Lent 2022 | Day 5: Walk

One of the many images we find as it relates to the Christian life is the image of walking with Jesus. While Jesus was on the earth the primary mode of getting around from place to place was that of walking. So it should not surprise us that walking can serve as an important illustration of how we should think of the Christian life.

I find it interesting how walking with God is often framed in a particular direction. We are walking towards heaven, or to some purpose or mission. Our assumptions about walking with God are usually connected to the destination. But what if this is all wrong? What if that is not what God had in mind when he invites us to walk with him?

As Christians, walking with Christ is a challenge, but it is not a challenge that Jesus wants us to fail.

When we talk about walking with God we should probably think about this relationship with God as walking at a particular pace. What that means is we should not be too hurried or too inclined to drag behind.

When we walk with someone we have to try to match their pace. It is usually the person who has greater stamina who makes the adjustment for the person with lesser stamina. What this means for us as Christians is that even though walking with Christ is a challenge, it is not a challenge that Jesus wants us to fail. The longer we walk with him the greater our endurance becomes. The less taxed we feel by the endeavor.

The second idea we should consider when thinking about walking with Jesus is the idea of awareness. We often take for granted the roadways and walkways we have access to in our modern communities. And while there may have been roads in the ancient world they were not constructed from materials providing a smooth surface. Even with cut stone, the roadways would still have had contours and texture.

In a way, as we talk about walking with Jesus we should be mindful of the fact the places we will go and the terrain we must travel will require an increased awareness. The unevenness of the ground, and the potential roots and holes that could trip us up, are all hazards we must keep an eye out for. In the same way that this is true in the natural world, the same kinds of hazards exist in the spiritual world.

The journey we take with God as we walk with Christ requires we do not take as an assumption that we will be traveling along safe and maintained avenues. To walk with God is to walk a dangerous path. Not because God wants to see us harmed but because life in a fallen world will always have the potential for peril at any turn.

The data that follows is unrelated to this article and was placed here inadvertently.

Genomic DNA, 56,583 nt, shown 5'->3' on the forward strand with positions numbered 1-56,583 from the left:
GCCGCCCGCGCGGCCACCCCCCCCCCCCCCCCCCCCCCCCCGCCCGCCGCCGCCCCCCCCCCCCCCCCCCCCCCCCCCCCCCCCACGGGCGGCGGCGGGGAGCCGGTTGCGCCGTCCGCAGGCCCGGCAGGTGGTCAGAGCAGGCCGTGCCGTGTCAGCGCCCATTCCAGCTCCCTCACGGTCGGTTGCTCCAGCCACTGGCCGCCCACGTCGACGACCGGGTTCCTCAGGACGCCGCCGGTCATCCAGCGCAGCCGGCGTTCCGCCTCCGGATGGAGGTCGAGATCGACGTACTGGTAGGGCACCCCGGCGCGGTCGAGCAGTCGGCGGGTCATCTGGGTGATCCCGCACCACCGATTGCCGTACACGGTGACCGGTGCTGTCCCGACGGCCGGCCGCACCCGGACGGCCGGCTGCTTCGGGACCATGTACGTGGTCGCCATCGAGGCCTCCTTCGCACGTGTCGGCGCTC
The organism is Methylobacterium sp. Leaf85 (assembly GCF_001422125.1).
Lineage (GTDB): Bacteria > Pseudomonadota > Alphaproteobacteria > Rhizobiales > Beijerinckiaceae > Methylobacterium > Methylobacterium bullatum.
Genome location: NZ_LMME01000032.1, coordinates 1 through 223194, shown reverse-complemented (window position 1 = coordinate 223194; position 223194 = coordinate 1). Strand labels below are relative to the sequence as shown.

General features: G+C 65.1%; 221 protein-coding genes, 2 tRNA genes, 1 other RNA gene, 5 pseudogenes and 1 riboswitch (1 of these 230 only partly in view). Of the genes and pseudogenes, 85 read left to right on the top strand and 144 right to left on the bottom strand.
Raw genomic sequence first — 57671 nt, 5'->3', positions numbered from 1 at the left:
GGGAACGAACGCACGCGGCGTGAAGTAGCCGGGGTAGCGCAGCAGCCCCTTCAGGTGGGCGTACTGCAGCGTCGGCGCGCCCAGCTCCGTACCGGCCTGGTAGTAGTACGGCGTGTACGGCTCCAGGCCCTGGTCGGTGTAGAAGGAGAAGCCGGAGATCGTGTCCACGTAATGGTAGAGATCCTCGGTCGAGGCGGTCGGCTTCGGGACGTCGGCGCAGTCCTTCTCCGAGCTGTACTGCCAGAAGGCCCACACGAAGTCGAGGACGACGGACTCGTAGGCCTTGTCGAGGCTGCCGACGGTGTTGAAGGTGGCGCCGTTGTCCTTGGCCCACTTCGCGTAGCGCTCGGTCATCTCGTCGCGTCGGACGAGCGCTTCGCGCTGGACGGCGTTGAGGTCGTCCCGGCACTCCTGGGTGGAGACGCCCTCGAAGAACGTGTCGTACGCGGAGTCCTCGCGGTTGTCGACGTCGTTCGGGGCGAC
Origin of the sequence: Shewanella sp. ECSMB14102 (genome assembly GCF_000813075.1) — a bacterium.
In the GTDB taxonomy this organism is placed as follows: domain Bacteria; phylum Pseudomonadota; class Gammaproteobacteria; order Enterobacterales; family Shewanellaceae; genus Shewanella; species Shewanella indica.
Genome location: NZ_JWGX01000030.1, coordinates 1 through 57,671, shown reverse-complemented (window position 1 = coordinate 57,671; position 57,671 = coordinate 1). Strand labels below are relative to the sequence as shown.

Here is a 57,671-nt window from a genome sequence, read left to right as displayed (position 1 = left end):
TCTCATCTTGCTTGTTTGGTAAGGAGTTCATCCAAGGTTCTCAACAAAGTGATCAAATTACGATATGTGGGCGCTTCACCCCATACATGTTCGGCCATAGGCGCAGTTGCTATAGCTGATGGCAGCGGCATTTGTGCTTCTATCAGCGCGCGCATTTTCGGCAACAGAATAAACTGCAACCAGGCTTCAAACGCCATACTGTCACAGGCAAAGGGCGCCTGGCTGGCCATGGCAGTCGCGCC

Even Jesus warned us to be mindful when we went out into the world to fulfill God’s purpose in our lives. Whether we want to accept it or not, one of the undeniable realities of the human experience is that there will be trials, and for some of us, there will be tribulations. It does not matter whether we expected it or not, we can endure it with God’s help. No one will ever live a trouble-free life, no matter how hard we would like to avoid it, life leaves us no alternative.

While this may seem dark and even pessimistic to some I take a different view. The fact that Jesus himself endured the difficult journey of life, gives me an enduring hope that regardless of what life may throw at us we can know that not only can it be survived but we can thrive in the midst of what comes. This may sound counterintuitive. Even a little “pie-in-the-sky” for some. But I am not basing this on my ability to make it. I am grounding my hope in God’s capability to bring me through whatever circumstances I may find myself in.

As we continue on the steady march toward Easter morning, I would encourage you to take some time this week, to get outside and take a short stroll (or even a long one), and spend some time reflecting on what your journey with Christ has looked like up to this point. And if there is anything you feel impressed by the Holy Spirit to change I would encourage you this take a step of faith in that new direction.

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